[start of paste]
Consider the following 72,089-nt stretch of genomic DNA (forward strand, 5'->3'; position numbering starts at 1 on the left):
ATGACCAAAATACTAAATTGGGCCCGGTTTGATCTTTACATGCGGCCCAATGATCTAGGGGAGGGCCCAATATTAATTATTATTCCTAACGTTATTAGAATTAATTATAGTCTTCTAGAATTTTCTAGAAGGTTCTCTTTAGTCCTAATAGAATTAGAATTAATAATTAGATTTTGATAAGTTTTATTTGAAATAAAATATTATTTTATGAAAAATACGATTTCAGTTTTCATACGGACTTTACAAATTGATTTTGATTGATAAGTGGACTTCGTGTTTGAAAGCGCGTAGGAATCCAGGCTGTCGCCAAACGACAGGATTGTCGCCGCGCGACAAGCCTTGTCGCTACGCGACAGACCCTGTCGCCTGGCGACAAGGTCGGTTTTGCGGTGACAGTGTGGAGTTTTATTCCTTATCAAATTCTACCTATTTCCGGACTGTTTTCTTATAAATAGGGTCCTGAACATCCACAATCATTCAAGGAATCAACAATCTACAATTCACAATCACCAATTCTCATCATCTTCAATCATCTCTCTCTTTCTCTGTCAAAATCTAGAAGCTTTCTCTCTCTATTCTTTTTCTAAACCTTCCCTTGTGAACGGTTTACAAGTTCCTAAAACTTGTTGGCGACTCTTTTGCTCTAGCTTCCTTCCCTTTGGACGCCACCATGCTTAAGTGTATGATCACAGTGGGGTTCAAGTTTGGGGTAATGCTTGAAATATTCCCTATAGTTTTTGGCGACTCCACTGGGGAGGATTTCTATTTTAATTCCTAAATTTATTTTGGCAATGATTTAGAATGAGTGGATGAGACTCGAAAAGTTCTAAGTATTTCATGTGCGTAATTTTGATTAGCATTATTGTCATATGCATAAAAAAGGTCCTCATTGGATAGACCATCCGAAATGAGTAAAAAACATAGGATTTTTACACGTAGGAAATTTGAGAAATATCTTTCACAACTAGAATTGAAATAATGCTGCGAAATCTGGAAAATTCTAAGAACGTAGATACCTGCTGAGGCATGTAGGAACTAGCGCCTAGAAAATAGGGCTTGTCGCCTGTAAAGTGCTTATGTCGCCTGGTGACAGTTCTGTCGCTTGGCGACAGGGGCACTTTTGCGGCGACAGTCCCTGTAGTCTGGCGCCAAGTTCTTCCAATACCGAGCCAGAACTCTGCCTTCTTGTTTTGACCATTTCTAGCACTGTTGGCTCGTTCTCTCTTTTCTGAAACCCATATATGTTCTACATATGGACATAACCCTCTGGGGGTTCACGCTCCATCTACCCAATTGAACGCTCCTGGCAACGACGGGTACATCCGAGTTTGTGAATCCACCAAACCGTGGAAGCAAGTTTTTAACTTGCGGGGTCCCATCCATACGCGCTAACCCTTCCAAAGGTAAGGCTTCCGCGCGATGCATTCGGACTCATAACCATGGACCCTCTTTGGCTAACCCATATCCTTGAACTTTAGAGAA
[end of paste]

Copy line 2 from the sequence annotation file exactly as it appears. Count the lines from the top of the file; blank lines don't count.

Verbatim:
ATGACCAAAATACTAAATTGGGCCCGGTTTGATCTTTACATGCGGCCCAATGATCTAGGGGAGGGCCCAATATTAATTATTATTCCTAACGTTATTAGAATTAATTATAGTCTTCTAGAATTTTCTAGAAGGTTCTCTTTAGTCCTAATAGAATTAGAATTAATAATTAGATTTTGATAAGTTTTATTTGAAATAAAATATTATTTTATGAAAAATACGATTTCAGTTTTCATACGGACTTTACAAATTGATTTTGATTGATAAGTGGACTTCGTGTTTGAAAGCGCGTAGGAATCCAGGCTGTCGCCAAACGACAGGATTGTCGCCGCGCGACAAGCCTTGTCGCTACGCGACAGACCCTGTCGCCTGGCGACAAGGTCGGTTTTGCGGTGACAGTGTGGAGTTTTATTCCTTATCAAATTCTACCTATTTCCGGACTGTTTTCTTATAAATAGGGTCCTGAACATCCACAATCATTCAAGGAATCAACAATCTACAATTCACAATCACCAATTCTCATCATCTTCAATCATCTCTCTCTTTCTCTGTCAAAATCTAGAAGCTTTCTCTCTCTATTCTTTTTCTAAACCTTCCCTTGTGAACGGTTTACAAGTTCCTAAAACTTGTTGGCGACTCTTTTGCTCTAGCTTCCTTCCCTTTGGACGCCACCATGCTTAAGTGTATGATCACAGTGGGGTTCAAGTTTGGGGTAATGCTTGAAATATTCCCTATAGTTTTTGGCGACTCCACTGGGGAGGATTTCTATTTTAATTCCTAAATTTATTTTGGCAATGATTTAGAATGAGTGGATGAGACTCGAAAAGTTCTAAGTATTTCATGTGCGTAATTTTGATTAGCATTATTGTCATATGCATAAAAAAGGTCCTCATTGGATAGACCATCCGAAATGAGTAAAAAACATAGGATTTTTACACGTAGGAAATTTGAGAAATATCTTTCACAACTAGAATTGAAATAATGCTGCGAAATCTGGAAAATTCTAAGAACGTAGATACCTGCTGAGGCATGTAGGAACTAGCGCCTAGAAAATAGGGCTTGTCGCCTGTAAAGTGCTTATGTCGCCTGGTGACAGTTCTGTCGCTTGGCGACAGGGGCACTTTTGCGGCGACAGTCCCTGTAGTCTGGCGCCAAGTTCTTCCAATACCGAGCCAGAACTCTGCCTTCTTGTTTTGACCATTTCTAGCACTGTTGGCTCGTTCTCTCTTTTCTGAAACCCATATATGTTCTACATATGGACATAACCCTCTGGGGGTTCACGCTCCATCTACCCAATTGAACGCTCCTGGCAACGACGGGTACATCCGAGTTTGTGAATCCACCAAACCGTGGAAGCAAGTTTTTAACTTGCGGGGTCCCATCCATACGCGCTAACCCTTCCAAAGGTAAGGCTTCCGCGCGATGCATTCGGACTCATAACCATGGACCCTCTTTGGCTAACCCATATCCTTGAACTTTAGAGAA